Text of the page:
August 16, 2019
Author: Dennis Call
I recently took part in a congressional hearing where a government witness had the opportunity to leave a tremendously positive impression on members of the House of Representatives. Instead, they chose to go relatively unnoticed by the committee members, the media, and other witnesses. Why?
They were fearful to risk their own reputation for the benefit of others.
Having observed this missed opportunity first hand, I can’t help but think of how often I’ve failed to act in my own life when the occasion to risk my reputation, livelihood, or life presented itself. Needless to say, it’s been a challenging few weeks as I’ve surveyed my own heart in prayer and meditation on God’s Word.
Is it Worth the Risk?
In the early years of the Church, a dispute arose about whether Gentile believers should be circumcised to be welcomed into the Body of Christ. In response, the Apostles met with the elders of the Church at Jerusalem and determined Gentiles who “repent and believe in the Gospel” should simply “abstain from the things polluted by idols, and from sexual immorality, and from what has been strangled, and from blood. For from ancient generations Moses has had in every city those who proclaim him, for he is read every Sabbath in the synagogues” (Acts 15:20-21).
To convey this message to the Gentile Christians in Antioch, Syria, and Cilicia they drafted a letter, gave it to Paul and Barnabas, and selected two other men to accompany them to deliver the message. What was they criteria the Jerusalem Council used to determine who they should send? They were willing to risk everything for a worthy cause.
The letter sent to the Gentiles reads, “Since we have heard that some persons have gone out from us and troubled you with words, unsettling your minds, although we gave them no instructions, it has seemed good to us, having come to one accord, to choose men and send them to you with our beloved Barnabas and Paul, men who have risked their lives for the name of our Lord Jesus Christ” (Acts 15:24-26).
The Apostles and elders in Jerusalem understood the significance of maintaining Gospel purity and Church unity, and as such they needed men who were willing to sacrifice their lives if necessary, to do so.
Humility in the Face of Adversity
The American Civil War wreaked havoc in the lives of the majority of the nation’s citizenry. Slaves and soldiers, patriots and politicians to be sure, but no one was more deeply affected than the President of the United States at the time, Abraham Lincoln. Though his initial objective at the outset of hostilities with the Confederacy was the preservation of the Union, over time he embraced the true cause of the bloodshed and fought to free those oppressed and dehumanized by American slavery. Though far from a perfect man, the president had his critics, none more so than Frederick Douglass, the freed slave and abolitionist. After meeting with the President numerous times, Douglass changed his views of President Lincoln and became one of his greatest admirers. At the dedication of a The Freedmen’s Monument at Lincoln Park in Washington, D.C. Douglass recalled the President in way all of us should strive to be remembered. He said of Lincoln, “He was a mystery to no man who saw him and heard him. Though high in position, the humblest could approach him and feel at home in his presence. Though deep, he was transparent; though strong, he was gentle; though decided and pronounced in his convictions, he was tolerant towards those who differed from him, and patient under reproaches.”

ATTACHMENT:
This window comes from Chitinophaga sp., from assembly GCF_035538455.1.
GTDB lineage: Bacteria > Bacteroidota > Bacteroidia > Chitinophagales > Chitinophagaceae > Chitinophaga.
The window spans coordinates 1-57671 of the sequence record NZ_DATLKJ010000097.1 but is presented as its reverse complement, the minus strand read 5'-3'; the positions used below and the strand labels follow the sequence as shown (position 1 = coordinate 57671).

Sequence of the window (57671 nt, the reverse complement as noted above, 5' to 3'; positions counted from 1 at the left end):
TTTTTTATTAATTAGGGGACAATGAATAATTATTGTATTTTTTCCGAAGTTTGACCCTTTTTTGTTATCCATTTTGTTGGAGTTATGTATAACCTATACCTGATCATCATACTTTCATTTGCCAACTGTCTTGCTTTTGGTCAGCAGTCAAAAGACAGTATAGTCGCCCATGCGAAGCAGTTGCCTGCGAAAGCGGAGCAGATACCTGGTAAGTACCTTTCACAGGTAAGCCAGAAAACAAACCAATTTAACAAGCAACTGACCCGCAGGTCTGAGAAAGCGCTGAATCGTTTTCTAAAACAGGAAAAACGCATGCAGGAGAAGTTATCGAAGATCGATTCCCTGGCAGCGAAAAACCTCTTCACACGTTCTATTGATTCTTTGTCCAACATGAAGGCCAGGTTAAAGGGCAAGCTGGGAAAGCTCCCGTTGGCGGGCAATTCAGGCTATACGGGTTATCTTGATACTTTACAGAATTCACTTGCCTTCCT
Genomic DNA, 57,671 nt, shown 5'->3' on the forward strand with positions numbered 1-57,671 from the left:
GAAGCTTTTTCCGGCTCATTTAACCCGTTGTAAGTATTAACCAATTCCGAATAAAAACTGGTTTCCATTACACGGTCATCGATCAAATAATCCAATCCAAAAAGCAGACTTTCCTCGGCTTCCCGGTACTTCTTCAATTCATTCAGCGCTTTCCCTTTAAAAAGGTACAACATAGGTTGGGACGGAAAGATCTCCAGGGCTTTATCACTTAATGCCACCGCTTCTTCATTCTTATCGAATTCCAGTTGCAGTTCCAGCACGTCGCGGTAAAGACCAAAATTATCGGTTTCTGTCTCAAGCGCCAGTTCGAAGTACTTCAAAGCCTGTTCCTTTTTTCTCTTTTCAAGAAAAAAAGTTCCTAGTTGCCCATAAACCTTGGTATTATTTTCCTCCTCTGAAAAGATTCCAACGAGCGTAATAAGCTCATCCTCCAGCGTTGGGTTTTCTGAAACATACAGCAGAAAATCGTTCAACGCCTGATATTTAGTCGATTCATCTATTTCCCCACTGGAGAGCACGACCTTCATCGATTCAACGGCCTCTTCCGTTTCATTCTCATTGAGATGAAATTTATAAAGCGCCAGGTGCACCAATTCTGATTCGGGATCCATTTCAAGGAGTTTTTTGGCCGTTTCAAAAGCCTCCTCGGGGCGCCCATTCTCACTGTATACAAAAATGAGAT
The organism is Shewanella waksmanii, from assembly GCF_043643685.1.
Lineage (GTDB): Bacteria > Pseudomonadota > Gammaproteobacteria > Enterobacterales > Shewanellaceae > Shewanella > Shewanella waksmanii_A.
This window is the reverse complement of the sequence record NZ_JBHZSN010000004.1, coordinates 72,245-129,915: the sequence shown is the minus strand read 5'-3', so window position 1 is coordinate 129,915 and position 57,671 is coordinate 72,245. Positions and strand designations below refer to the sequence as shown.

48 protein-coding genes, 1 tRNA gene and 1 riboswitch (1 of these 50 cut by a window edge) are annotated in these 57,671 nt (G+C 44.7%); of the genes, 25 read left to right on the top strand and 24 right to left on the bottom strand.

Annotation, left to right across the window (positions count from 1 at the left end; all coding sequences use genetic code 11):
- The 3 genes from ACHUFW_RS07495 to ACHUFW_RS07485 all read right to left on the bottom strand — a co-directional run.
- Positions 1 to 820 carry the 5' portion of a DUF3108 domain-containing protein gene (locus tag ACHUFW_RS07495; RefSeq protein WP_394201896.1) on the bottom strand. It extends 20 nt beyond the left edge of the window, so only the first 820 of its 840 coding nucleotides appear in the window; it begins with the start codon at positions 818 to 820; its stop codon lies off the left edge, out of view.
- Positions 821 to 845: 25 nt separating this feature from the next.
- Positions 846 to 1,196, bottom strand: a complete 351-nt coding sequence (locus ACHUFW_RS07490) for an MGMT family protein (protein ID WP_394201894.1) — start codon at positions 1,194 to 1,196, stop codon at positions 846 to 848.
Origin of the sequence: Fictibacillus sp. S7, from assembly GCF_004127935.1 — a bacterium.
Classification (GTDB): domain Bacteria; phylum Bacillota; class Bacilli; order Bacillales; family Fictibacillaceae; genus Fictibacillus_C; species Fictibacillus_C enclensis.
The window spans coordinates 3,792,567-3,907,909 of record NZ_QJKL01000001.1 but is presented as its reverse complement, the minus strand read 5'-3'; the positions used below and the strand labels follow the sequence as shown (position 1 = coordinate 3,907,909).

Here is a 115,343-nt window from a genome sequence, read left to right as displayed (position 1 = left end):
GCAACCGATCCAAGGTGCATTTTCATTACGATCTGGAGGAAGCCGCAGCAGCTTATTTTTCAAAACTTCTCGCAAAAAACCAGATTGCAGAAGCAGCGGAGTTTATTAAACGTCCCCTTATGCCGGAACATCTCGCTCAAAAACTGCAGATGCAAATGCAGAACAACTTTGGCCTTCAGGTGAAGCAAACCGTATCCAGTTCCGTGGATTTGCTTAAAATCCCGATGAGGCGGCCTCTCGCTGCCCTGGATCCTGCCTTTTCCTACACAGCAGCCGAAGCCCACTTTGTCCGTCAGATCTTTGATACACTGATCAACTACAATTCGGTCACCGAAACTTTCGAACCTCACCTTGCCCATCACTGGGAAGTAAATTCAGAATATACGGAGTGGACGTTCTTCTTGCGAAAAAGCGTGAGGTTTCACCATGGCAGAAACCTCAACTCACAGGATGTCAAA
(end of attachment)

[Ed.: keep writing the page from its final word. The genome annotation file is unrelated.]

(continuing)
We may never be called upon to risk our very lives for the benefit of others or in service to the Gospel of Christ, but we can be remembered for humility, gentleness toward others, and resolute strength in our convictions. Will you be remembered as a servant leader willing take risks for the benefit of others, or as someone who shrank back to avoid the ridicule of critics?
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Author of Battle Hard Blog
Dennis Call joined the Army as an infantry officer shortly after the 9/11 attacks on our country, serving fourteen years on active duty. During his Army service, Dennis deployed for thirty-three months to Iraq and Afghanistan in support of the Global War on Terror. Prior to joining the Army Dennis served as the Director of College Ministries at First Baptist Church in Texico, N.M. where he mentored students at Eastern New Mexico University in Portales, N.M. Dennis and his amazing wife Katie live in Colorado Springs, CO with their five children (four boys and one super sweet daughter).
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